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Source: Labour Party UK

The Labour Party is calling for routine testing of all staff in the NHS and social care sectors to help minimise transmission of Covid-19.

Jonathan Ashworth MP, Labour’s Shadow Health and Social Care Secretary, is calling for testing to expanded beyond symptomatic carriers, so that all staff are regularly tested once a week.

The Department of Health and Social Care said on the 4th April that it would be testing critical key workers regularly once widespread testing became available. And in a letter dated 29th April, NHS England confirmed that it would be extending regular testing to asymptomatic staff. Despite this, universal staff testing has yet to be implemented.

Labour’s call comes as a study suggested that a fifth of coronavirus infections among hospital patients and almost nine in 10 infections among healthcare workers may have been caught in hospital.

The Government’s current testing strategy involves testing NHS workers who have symptoms of the virus. Some trusts are already doing routine staff testing, but it is not currently not required across the board.

A recent study from Imperial suggested that weekly testing of healthcare workers is “estimated to reduce their contribution to transmission by 25-33 per cent, on top of reductions achieved by self-isolation following symptoms”.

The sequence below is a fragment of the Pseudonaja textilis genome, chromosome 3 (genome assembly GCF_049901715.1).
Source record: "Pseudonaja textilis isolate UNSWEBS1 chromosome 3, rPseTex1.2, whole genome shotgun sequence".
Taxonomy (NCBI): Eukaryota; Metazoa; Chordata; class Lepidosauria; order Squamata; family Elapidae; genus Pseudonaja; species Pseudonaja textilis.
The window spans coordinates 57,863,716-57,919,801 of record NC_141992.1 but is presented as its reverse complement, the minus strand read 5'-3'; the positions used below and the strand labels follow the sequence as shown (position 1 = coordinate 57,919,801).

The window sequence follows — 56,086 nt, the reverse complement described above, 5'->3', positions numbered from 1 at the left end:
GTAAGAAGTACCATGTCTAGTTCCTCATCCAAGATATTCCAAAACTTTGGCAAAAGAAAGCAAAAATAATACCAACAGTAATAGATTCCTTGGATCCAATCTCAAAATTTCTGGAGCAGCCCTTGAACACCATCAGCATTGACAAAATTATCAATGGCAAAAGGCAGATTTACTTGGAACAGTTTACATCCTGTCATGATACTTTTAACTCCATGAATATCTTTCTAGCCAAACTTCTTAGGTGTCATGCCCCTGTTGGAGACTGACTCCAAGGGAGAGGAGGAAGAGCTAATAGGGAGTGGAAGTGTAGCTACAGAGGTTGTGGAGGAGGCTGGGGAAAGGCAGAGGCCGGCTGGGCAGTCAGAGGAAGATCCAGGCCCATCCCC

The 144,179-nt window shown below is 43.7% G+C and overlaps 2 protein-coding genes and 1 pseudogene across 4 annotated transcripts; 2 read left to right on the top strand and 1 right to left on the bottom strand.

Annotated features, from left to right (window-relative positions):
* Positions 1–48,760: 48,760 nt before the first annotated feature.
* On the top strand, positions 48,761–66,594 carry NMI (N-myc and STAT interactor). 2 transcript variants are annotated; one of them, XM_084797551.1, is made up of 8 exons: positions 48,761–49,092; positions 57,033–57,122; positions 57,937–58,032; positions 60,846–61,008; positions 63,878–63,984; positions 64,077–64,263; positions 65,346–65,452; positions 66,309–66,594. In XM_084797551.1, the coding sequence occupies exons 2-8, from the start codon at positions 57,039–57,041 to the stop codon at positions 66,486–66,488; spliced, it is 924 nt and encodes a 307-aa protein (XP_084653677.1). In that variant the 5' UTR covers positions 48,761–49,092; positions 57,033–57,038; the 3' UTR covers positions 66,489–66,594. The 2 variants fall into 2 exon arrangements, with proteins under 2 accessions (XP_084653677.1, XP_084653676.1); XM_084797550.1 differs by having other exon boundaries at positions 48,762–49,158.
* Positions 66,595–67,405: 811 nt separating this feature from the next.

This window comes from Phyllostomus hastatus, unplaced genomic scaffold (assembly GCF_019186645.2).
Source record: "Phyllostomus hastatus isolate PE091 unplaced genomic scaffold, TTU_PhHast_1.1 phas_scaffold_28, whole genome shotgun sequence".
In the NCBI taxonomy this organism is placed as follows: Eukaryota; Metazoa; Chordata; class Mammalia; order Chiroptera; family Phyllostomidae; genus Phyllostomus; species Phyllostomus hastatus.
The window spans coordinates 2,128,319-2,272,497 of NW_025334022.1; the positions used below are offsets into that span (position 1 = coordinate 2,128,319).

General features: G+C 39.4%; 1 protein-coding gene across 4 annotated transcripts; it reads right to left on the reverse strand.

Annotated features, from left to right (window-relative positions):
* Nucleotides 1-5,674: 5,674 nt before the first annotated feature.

Similarly, a paper in the New England Journal of Medicine warns that symptoms-based screening alone in nursing homes failed to detect large numbers of infectious cases. It recommends that “testing to include asymptomatic persons residing or working in skilled nursing facilities needs to be implemented now”.

Another study at Barts Health NHS Trust found that at the height of Covid-19 in the community at the end of March, around 7 per cent of asymptomatic healthcare workers tested positive, falling to around 1 per cent by the end of April.

Jonathan Ashworth MP, commenting on the calls, said:

“Regular testing of all NHS staff must now be an urgent priority. Weekly testing of all healthcare workers reduces the spread of the virus and helps protect NHS staff and patients.

“Eventually resetting the NHS to continue treating covid and non-covid patients is going to have to take priority. This should include putting in place infection control measures to make sure patients can continue to safely receive their care, and routine testing of all staff should be a part of this.”

MIL OSI United Kingdom